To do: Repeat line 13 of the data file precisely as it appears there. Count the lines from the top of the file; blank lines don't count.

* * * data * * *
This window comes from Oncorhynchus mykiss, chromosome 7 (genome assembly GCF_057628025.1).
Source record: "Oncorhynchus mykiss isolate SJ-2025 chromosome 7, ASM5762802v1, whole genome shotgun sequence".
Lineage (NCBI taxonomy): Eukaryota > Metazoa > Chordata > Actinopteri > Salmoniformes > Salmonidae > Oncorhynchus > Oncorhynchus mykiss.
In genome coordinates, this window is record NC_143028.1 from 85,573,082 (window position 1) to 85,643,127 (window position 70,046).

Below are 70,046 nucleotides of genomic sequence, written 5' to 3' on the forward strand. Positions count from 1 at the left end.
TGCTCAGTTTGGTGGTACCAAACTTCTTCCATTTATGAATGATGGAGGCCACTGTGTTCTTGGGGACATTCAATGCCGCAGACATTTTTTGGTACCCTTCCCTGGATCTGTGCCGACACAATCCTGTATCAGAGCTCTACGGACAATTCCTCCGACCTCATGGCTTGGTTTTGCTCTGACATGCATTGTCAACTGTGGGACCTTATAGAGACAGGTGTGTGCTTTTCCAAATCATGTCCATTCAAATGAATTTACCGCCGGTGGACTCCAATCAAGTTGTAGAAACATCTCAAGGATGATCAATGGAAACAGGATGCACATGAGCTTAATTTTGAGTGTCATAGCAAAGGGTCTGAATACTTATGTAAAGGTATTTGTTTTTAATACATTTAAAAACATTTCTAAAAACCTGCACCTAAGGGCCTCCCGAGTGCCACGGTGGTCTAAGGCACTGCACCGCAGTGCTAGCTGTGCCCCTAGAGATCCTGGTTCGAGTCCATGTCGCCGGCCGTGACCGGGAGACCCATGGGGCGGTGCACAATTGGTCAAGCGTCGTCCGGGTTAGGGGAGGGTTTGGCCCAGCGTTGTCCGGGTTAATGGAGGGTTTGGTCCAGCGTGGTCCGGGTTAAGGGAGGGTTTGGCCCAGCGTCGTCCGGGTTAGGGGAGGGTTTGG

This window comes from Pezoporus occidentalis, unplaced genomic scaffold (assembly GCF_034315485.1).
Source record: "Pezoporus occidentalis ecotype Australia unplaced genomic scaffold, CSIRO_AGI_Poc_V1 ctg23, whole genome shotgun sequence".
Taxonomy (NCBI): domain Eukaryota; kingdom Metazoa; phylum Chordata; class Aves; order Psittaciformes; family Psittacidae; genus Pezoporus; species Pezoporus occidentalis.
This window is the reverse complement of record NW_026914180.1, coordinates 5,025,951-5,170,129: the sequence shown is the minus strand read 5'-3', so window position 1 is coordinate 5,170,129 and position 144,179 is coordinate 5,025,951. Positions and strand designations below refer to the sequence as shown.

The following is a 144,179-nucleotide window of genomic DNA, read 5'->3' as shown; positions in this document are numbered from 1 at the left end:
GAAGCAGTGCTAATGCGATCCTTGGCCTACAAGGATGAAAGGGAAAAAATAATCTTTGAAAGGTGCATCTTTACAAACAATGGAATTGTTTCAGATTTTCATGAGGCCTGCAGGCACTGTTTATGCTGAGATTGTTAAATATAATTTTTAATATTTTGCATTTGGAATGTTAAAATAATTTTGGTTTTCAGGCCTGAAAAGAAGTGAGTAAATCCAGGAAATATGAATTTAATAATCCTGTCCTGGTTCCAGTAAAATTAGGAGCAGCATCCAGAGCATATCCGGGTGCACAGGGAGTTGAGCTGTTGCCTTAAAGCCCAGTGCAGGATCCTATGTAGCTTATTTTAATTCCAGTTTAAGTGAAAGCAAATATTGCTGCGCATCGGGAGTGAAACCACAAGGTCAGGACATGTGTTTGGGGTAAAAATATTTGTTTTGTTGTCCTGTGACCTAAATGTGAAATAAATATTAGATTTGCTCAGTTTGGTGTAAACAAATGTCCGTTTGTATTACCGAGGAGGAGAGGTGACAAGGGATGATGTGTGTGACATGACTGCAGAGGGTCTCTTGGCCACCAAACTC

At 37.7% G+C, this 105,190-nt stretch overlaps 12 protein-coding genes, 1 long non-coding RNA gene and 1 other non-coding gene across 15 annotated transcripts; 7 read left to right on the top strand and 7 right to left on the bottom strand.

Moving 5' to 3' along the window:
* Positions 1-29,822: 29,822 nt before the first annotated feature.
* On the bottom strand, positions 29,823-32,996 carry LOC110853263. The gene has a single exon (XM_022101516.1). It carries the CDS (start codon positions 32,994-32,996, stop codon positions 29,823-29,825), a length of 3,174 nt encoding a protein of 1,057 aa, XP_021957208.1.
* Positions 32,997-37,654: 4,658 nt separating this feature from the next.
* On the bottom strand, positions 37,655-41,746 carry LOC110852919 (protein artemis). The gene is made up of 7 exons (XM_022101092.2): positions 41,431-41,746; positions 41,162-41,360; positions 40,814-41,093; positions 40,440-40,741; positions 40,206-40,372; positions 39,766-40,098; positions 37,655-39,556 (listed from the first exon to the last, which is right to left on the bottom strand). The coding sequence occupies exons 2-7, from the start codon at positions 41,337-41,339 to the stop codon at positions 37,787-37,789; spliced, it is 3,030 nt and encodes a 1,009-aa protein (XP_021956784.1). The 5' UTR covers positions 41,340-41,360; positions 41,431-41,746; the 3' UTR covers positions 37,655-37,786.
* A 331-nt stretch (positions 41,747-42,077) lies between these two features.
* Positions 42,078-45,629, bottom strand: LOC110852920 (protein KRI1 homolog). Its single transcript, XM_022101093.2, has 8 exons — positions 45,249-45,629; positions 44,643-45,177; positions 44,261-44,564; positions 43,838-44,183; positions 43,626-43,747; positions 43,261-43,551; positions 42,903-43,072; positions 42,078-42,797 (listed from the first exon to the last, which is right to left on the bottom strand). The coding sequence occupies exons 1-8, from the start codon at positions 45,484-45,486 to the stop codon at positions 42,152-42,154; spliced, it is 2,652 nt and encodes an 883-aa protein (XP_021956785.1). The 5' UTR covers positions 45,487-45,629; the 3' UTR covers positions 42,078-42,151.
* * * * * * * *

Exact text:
At 37.7% G+C, this 105,190-nt stretch overlaps 12 protein-coding genes, 1 long non-coding RNA gene and 1 other non-coding gene across 15 annotated transcripts; 7 read left to right on the top strand and 7 right to left on the bottom strand.